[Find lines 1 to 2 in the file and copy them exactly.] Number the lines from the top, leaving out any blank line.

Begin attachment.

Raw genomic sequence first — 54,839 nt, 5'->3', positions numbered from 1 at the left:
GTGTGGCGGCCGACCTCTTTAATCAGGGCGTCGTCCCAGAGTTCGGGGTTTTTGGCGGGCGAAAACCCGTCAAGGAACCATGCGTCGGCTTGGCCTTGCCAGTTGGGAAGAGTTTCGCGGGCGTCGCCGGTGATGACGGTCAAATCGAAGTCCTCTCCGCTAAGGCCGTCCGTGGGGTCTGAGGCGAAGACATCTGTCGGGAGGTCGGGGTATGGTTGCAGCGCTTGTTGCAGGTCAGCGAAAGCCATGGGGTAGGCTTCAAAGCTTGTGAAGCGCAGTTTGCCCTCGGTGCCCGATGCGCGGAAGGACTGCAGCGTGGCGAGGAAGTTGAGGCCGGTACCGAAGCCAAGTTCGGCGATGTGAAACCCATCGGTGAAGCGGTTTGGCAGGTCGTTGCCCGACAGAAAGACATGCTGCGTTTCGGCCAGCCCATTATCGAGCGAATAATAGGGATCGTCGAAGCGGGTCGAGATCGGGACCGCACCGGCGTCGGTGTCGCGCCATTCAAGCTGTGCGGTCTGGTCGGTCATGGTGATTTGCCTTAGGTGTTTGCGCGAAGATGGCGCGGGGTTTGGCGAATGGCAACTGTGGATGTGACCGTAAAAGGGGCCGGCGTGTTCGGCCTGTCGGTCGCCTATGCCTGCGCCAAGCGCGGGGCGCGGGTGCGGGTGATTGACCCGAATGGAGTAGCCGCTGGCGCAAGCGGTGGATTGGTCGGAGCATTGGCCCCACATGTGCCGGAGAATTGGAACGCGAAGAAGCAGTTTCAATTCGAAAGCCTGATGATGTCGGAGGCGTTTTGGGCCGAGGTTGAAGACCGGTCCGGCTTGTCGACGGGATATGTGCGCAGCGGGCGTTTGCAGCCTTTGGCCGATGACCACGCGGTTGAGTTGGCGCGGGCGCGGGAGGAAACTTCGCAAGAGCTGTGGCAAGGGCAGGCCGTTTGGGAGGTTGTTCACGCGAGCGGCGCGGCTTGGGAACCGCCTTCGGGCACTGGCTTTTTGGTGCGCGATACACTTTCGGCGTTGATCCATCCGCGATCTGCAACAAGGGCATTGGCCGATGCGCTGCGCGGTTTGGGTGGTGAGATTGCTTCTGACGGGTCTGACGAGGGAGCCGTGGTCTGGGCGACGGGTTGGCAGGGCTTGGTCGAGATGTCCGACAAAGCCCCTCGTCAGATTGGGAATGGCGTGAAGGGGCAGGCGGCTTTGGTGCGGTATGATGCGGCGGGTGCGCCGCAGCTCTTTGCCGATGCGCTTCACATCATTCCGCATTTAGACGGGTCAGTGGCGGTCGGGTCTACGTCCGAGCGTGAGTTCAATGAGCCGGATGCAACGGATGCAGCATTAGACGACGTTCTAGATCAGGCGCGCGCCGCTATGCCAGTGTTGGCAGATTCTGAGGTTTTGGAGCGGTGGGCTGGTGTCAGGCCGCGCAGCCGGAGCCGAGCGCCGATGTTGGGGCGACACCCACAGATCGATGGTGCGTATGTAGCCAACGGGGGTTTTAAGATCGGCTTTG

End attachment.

Raw genomic sequence first — 54,839 nt, 5'->3', positions numbered from 1 at the left:
GTGTGGCGGCCGACCTCTTTAATCAGGGCGTCGTCCCAGAGTTCGGGGTTTTTGGCGGGCGAAAACCCGTCAAGGAACCATGCGTCGGCTTGGCCTTGCCAGTTGGGAAGAGTTTCGCGGGCGTCGCCGGTGATGACGGTCAAATCGAAGTCCTCTCCGCTAAGGCCGTCCGTGGGGTCTGAGGCGAAGACATCTGTCGGGAGGTCGGGGTATGGTTGCAGCGCTTGTTGCAGGTCAGCGAAAGCCATGGGGTAGGCTTCAAAGCTTGTGAAGCGCAGTTTGCCCTCGGTGCCCGATGCGCGGAAGGACTGCAGCGTGGCGAGGAAGTTGAGGCCGGTACCGAAGCCAAGTTCGGCGATGTGAAACCCATCGGTGAAGCGGTTTGGCAGGTCGTTGCCCGACAGAAAGACATGCTGCGTTTCGGCCAGCCCATTATCGAGCGAATAATAGGGATCGTCGAAGCGGGTCGAGATCGGGACCGCACCGGCGTCGGTGTCGCGCCATTCAAGCTGTGCGGTCTGGTCGGTCATGGTGATTTGCCTTAGGTGTTTGCGCGAAGATGGCGCGGGGTTTGGCGAATGGCAACTGTGGATGTGACCGTAAAAGGGGCCGGCGTGTTCGGCCTGTCGGTCGCCTATGCCTGCGCCAAGCGCGGGGCGCGGGTGCGGGTGATTGACCCGAATGGAGTAGCCGCTGGCGCAAGCGGTGGATTGGTCGGAGCATTGGCCCCACATGTGCCGGAGAATTGGAACGCGAAGAAGCAGTTTCAATTCGAAAGCCTGATGATGTCGGAGGCGTTTTGGGCCGAGGTTGAAGACCGGTCCGGCTTGTCGACGGGATATGTGCGCAGCGGGCGTTTGCAGCCTTTGGCCGATGACCACGCGGTTGAGTTGGCGCGGGCGCGGGAGGAAACTTCGCAAGAGCTGTGGCAAGGGCAGGCCGTTTGGGAGGTTGTTCACGCGAGCGGCGCGGCTTGGGAACCGCCTTCGGGCACTGGCTTTTTGGTGCGCGATACACTTTCGGCGTTGATCCATCCGCGATCTGCAACAAGGGCATTGGCCGATGCGCTGCGCGGTTTGGGTGGTGAGATTGCTTCTGACGGGTCTGACGAGGGAGCCGTGGTCTGGGCGACGGGTTGGCAGGGCTTGGTCGAGATGTCCGACAAAGCCCCTCGTCAGATTGGGAATGGCGTGAAGGGGCAGGCGGCTTTGGTGCGGTATGATGCGGCGGGTGCGCCGCAGCTCTTTGCCGATGCGCTTCACATCATTCCGCATTTAGACGGGTCAGTGGCGGTCGGGTCTACGTCCGAGCGTGAGTTCAATGAGCCGGATGCAACGGATGCAGCATTAGACGACGTTCTAGATCAGGCGCGCGCCGCTATGCCAGTGTTGGCAGATTCTGAGGTTTTGGAGCGGTGGGCTGGTGTCAGGCCGCGCAGCCGGAGCCGAGCGCCGATGTTGGGGCGACACCCACAGATCGATGGTGCGTATGTAGCCAACGGGGGTTTTAAGATCGGCTTTG